State lawmakers have a busy two weeks ahead of them before they take a two-month summer break. This week, legislators will debate the threat of feral pigs to woods and farmland, whether the state should mirror a federal ban on so-called “partial birth abortions,” and how the state’s new political maps should be drawn.

Perhaps the most contentious issue at the Capitol right now is whether the state should build a publicly owned bridge from Detroit to Canada. State Senate Majority Leader Randy Richardville says the Detroit bridge issue impacts everyone in the state. One reason for that is the bridge project is linked to federal road money that would go to every region of the state.

“This is part of a bigger issue in Michigan, and that’s infrastructure, period. I look at the roads in the state – whether they’re county roads, local roads, state highways – that infrastructure is important to people too. And I really think this is one piece of a much bigger issues that we have in Michigan.”

But Richardville says the Senate will not vote on any bridge legislation until lawmakers return from the summer break. Governor Rick Snyder had hoped to approve the bridge legislation before July. Snyder will, however, get to sign the state budget for the coming year into law. The governor is expected to sign the budget bills this week.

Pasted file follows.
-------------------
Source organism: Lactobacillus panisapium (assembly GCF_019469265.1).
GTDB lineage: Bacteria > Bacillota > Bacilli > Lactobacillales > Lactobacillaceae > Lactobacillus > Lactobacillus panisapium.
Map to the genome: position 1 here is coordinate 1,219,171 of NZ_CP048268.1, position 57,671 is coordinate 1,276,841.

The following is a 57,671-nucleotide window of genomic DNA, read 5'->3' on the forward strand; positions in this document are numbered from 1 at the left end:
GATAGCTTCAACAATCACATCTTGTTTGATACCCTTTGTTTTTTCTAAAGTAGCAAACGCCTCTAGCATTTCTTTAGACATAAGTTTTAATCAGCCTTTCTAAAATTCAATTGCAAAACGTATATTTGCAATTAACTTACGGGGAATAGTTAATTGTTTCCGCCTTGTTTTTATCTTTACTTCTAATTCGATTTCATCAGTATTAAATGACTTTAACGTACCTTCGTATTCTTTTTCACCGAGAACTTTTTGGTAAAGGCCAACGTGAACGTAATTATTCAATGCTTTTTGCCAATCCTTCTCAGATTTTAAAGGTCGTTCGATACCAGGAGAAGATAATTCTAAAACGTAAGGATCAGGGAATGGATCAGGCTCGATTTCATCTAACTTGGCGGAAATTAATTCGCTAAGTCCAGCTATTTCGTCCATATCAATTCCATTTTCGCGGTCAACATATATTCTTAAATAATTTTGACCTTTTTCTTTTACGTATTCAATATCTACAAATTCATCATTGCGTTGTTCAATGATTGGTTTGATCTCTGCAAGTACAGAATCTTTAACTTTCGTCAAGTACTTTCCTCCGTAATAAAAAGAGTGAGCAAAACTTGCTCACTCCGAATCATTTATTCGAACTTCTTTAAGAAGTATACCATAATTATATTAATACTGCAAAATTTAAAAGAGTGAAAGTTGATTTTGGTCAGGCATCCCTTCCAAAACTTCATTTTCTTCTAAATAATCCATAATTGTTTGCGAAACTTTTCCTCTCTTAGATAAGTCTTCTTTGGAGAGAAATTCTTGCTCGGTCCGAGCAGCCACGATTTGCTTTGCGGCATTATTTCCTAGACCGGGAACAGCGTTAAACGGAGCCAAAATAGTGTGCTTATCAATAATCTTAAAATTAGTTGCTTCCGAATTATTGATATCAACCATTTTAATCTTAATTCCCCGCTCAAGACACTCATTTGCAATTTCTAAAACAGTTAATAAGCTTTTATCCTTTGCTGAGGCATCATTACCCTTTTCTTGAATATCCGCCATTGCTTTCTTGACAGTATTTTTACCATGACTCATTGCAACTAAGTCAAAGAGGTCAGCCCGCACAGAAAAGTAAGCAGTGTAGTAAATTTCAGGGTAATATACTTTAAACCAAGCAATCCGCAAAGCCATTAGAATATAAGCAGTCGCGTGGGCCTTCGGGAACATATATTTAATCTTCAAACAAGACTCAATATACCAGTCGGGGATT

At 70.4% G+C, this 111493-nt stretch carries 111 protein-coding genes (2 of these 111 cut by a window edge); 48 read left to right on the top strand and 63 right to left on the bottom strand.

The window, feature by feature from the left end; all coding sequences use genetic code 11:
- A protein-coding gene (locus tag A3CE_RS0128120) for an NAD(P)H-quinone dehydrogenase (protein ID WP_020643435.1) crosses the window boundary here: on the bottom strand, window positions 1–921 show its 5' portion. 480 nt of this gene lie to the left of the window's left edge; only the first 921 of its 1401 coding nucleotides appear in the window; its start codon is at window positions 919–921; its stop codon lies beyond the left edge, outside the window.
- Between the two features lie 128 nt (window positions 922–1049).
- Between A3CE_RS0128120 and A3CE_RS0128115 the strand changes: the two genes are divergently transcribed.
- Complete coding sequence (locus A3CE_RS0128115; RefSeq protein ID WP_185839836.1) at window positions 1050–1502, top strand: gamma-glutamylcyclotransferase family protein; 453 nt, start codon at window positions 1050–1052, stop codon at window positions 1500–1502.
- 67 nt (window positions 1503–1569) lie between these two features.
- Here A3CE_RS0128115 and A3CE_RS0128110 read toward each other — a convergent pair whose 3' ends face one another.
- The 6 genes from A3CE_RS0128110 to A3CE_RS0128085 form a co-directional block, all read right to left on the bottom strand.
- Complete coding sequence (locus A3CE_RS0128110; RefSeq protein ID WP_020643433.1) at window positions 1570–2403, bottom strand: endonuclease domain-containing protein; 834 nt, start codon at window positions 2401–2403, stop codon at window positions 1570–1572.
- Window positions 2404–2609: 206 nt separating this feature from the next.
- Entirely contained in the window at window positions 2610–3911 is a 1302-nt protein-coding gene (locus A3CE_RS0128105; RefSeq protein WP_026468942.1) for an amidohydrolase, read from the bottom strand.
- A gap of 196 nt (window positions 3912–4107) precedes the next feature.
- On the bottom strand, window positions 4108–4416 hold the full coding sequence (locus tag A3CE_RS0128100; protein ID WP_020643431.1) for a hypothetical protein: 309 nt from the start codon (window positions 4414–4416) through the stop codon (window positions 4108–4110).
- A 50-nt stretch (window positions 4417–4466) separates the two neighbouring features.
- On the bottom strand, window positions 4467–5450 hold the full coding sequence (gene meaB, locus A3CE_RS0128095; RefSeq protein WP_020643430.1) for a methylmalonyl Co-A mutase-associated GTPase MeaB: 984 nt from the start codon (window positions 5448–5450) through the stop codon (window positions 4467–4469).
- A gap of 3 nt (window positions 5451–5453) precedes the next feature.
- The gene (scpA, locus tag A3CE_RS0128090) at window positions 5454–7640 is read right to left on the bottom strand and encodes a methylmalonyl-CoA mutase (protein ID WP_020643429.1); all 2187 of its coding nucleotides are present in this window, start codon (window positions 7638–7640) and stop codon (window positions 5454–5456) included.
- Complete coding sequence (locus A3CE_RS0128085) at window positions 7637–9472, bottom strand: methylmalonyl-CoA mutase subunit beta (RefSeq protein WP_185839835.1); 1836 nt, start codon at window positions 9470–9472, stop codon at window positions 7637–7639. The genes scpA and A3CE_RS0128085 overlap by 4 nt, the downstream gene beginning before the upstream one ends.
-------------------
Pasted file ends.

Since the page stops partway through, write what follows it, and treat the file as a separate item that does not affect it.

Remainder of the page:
What's Working
6:31 am
Mon June 20, 2011

A 'Master Plan' for Midland's youth

The city of Midland has a plan.  A “Youth Master Plan.” It was created by educators, clergy, police, parents, and others in the community to help kids in Midland. As part of Michigan Radio's What's Working series, we speak with Dick Dolinski, one of the founders of the Plan.  He’s president of the Legacy Center for Student Success. For more information, and to contact Dick about starting a Master Plan in your community, click here.

 

Detroit Public Schools
6:21 am
Mon June 20, 2011

School reform announcement scheduled for Detroit

Governor Rick Snyder, state Superintendent Mike Flanagan and Detroit Public Schools emergency manager Roy Roberts are scheduled to make an announcement regarding school reform later this morning in Detroit. The Detroit Free Press reports:

Gov. Rick Snyder will create an authority to run several failing Detroit public schools as part of sweeping changes to be announced today for the city's struggling school system, sources said Sunday.

The plan would restructure the failing Detroit Public Schools, which has a $327-million deficit on an operating budget of about $1.5 billion, by moving its underperforming schools under an authority to be run by the district's emergency manager, Roy Roberts, according to sources. Schools would qualify for the new system if they are deemed below certain academic standards by the Michigan Department of Education…